broken rose I

Follows here the concluding section of talking rock books’ “The Moon Is Always Local” (2013), “Broken Rose I.”

“Broken Rose I” (1990-1995) a chapbook by bob bradley

From Atomic Erotic Volume 1: “The Moon is Always Local”

Talking Rock Books | Jasper, Georgia

Memory believes, before knowing remembers.

–William Faulkner

Let grief be a fallen leaf

at the dawn of a new day.

–Patrick Kavanagh

I. Jonesboro, North Carolina: February, 1938

A hard frost—stiff cattails—those frozen bristles

Above the child trouble an itch. She digs with

bent spoon in one mittoned hand,

the other props her for leverage.

Searching for the silver thimble

she buried last fall, she scrapes and stabs

at the thawing earth, uncovering pieces of gypsum

and mica, root-bound chunks of quartz.

High, hard sun works late snow.

Swells the current through distant shoals.

Farther off, heaves it over the falls.

Tufts of fog and mist rise over the river’s surface.

Above the valley, a plane makes its way

across a sky that seems farther away than the sun,

and as blue now as hand-blown glass.

She stands, forgets the thimble, listens:

From each pine needle, a single bead

of melting snow quivers, other itches dangling

for a scratch. Each falls, one by one, onto ice

crusted along the floor of the grove behind her.

Mindless pocks, a random patter.

She breathes in. Bright air flares her nostrils.

The tang of two seasons bending to touch

opens her arms. Her bangs shift as it sidles past,

as if a feather brushed her forehead.

She closes her eyes; she doesn’t move—that

would break the spell. Found thing feeding

a hurt mind new magic, this flush of luck

passing through this stretch of Widow’s Trail,

this cove where the swollen current dozes,

tucked in the pulsing crook of the river’s elbow.

II. Jonesboro, North Carolina: January, 1944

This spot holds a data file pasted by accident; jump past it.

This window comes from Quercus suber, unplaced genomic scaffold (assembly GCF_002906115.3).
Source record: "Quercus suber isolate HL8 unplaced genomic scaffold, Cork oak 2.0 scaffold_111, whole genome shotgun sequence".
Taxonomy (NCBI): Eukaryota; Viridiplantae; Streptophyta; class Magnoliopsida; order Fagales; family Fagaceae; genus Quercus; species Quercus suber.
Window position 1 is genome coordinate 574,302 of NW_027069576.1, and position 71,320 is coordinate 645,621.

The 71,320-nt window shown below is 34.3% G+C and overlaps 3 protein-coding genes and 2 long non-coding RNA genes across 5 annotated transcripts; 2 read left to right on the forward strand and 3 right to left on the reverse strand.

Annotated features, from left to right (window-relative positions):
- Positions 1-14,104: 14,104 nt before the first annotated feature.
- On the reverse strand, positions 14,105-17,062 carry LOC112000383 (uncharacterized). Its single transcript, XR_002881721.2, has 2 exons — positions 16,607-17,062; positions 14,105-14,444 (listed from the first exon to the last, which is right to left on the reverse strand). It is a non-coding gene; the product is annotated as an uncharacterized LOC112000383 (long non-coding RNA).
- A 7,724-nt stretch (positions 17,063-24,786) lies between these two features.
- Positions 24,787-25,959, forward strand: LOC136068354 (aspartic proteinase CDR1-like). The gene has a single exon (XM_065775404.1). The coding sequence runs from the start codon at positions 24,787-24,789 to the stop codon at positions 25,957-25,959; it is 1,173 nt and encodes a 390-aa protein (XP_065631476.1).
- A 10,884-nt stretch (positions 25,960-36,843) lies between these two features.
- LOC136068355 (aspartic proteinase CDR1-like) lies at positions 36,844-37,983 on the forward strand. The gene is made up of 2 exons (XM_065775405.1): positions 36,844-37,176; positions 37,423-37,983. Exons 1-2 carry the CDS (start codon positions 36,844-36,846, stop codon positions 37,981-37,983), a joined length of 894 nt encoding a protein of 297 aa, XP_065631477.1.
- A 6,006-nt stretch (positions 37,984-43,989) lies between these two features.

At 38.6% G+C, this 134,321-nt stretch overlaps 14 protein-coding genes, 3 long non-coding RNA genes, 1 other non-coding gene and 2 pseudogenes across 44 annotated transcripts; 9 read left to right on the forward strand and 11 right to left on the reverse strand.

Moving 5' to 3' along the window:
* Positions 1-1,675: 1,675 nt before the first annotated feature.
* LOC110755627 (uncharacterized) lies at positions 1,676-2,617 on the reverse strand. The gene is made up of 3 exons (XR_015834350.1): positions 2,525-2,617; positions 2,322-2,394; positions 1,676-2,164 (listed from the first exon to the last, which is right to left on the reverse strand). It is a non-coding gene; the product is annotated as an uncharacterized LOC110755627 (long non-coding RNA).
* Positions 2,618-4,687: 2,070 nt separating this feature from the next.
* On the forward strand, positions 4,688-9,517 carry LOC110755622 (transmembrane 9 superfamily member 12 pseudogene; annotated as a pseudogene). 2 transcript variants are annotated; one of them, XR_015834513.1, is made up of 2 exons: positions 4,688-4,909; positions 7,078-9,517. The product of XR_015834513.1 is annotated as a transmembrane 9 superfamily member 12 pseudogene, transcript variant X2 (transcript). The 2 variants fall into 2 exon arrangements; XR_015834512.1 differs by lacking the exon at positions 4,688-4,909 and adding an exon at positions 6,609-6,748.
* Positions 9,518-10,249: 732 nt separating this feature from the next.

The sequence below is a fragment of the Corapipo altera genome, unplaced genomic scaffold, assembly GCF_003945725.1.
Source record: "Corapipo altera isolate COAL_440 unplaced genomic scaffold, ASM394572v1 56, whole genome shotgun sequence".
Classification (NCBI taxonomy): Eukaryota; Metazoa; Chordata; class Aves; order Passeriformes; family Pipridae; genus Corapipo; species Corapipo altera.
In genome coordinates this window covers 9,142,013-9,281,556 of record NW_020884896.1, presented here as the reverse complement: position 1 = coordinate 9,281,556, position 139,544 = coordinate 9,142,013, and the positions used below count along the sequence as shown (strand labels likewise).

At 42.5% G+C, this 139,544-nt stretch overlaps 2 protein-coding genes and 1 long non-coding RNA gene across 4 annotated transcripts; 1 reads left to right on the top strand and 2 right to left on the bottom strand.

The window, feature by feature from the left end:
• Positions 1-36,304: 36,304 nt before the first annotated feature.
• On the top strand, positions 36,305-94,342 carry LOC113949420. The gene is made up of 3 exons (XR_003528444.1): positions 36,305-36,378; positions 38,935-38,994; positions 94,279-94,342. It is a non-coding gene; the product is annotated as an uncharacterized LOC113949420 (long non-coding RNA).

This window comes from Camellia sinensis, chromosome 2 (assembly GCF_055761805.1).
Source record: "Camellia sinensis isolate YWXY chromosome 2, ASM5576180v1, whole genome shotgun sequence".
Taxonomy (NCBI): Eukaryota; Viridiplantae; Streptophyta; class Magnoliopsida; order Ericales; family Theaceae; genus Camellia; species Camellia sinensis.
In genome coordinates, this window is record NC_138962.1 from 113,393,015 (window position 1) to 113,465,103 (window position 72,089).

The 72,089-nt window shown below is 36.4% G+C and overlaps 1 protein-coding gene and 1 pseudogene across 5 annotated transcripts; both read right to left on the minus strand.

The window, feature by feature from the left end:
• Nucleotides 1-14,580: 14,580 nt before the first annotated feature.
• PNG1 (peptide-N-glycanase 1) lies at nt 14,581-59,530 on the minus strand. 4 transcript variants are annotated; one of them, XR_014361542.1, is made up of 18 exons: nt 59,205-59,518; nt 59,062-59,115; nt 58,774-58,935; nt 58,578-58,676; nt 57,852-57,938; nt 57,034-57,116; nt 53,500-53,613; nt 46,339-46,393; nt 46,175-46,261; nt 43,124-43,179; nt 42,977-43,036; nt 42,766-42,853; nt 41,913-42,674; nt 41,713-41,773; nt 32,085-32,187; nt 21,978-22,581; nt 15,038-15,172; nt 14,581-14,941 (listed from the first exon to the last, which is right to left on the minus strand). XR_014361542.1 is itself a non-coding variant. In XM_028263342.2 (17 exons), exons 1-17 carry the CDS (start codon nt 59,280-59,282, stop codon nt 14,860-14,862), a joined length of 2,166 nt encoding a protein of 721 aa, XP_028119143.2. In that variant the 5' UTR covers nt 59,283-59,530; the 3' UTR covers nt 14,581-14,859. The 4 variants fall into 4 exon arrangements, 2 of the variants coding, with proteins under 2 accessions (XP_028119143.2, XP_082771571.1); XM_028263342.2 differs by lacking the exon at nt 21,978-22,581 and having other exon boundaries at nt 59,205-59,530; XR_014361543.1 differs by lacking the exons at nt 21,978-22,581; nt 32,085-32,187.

She touches herself with the same hands

she prays with, lost in late afternoon dolor,

kneeling in the dark room, draped by mid-winter.

She’s afraid the sparrows will come back,

searching for seeds hidden under snow.

She knows they roost at night. Has heard

flutter and rustle as they nest their small

frenzies in her closet, their wings and bodies

a single quivering blackness that smothers

her blouses, skirts, and shoes.

Clumsy thoughts crowd the same panic

that rouses her. Dinner’s cooking—scent

of biscuits, simmer of greens, sizzle

of pan-fried meat stalks the house,

a seeking beast gumming at the very air

she struggles to breathe.

So she sneaks through rooms,

makes her sly way down to the cellar,

where she sulks and then dozes, curled

on a basket of Mother’s old, moody clothes.


She wakes slowly.

Heels cross the floor overhead.

Hands perform perfunctory chores.

Murmur of voices agitate, querying,

wondering about her—her—caught

dreaming again of the fingers

she’s kissed, so thirsty for those tear

drops under the long nails.

She stretches. Yawns.

Makes her way to the door,

works the knob and hinges, decoding

the giveaway creaks and groans

with the art of escape she’s mastered.

Outside the cellar door,

she stops—her body flexes, relaxes.

Her eyes narrow in the moonlight,

slowly focus on the sparrows that peck

and hop about the snow-covered yard.

She prowls the thin ice glazing the walk.

No longer afraid of those birds—

so , so frail—bound so delicately

to their nervous shadows by

strands of fine, black thread.

III.  Great Smoky Mountains: October, 1954

The Greyhound bus slows: a two-car crash.

Through the rain-glazed window,

she registers the torn guard rail along

the narrow road, flames clawing at the night.

Down in the ravine, tangled metal blazes.

Roils fire and smoke that dances the passenger’s

Faces as they watch from the ridge above.

Helpless, she whispers. No survivors.

And she swings her head slowly,

from side to side, for the erasure.

The bus pauses; idling throbs and rattles

Mention her very bones.

It grows bad indeed inside her own skin.

She thinks a thing or two:

Knoxville is a town. It’s down the road.

The gears grind out a slowly building

momentum, and she erases, swinging.

Rain on the glass runnels past, glossing

the scene across the bus window.

It can’t get in now, but she can’t get out.

The wreck sucked everything decent out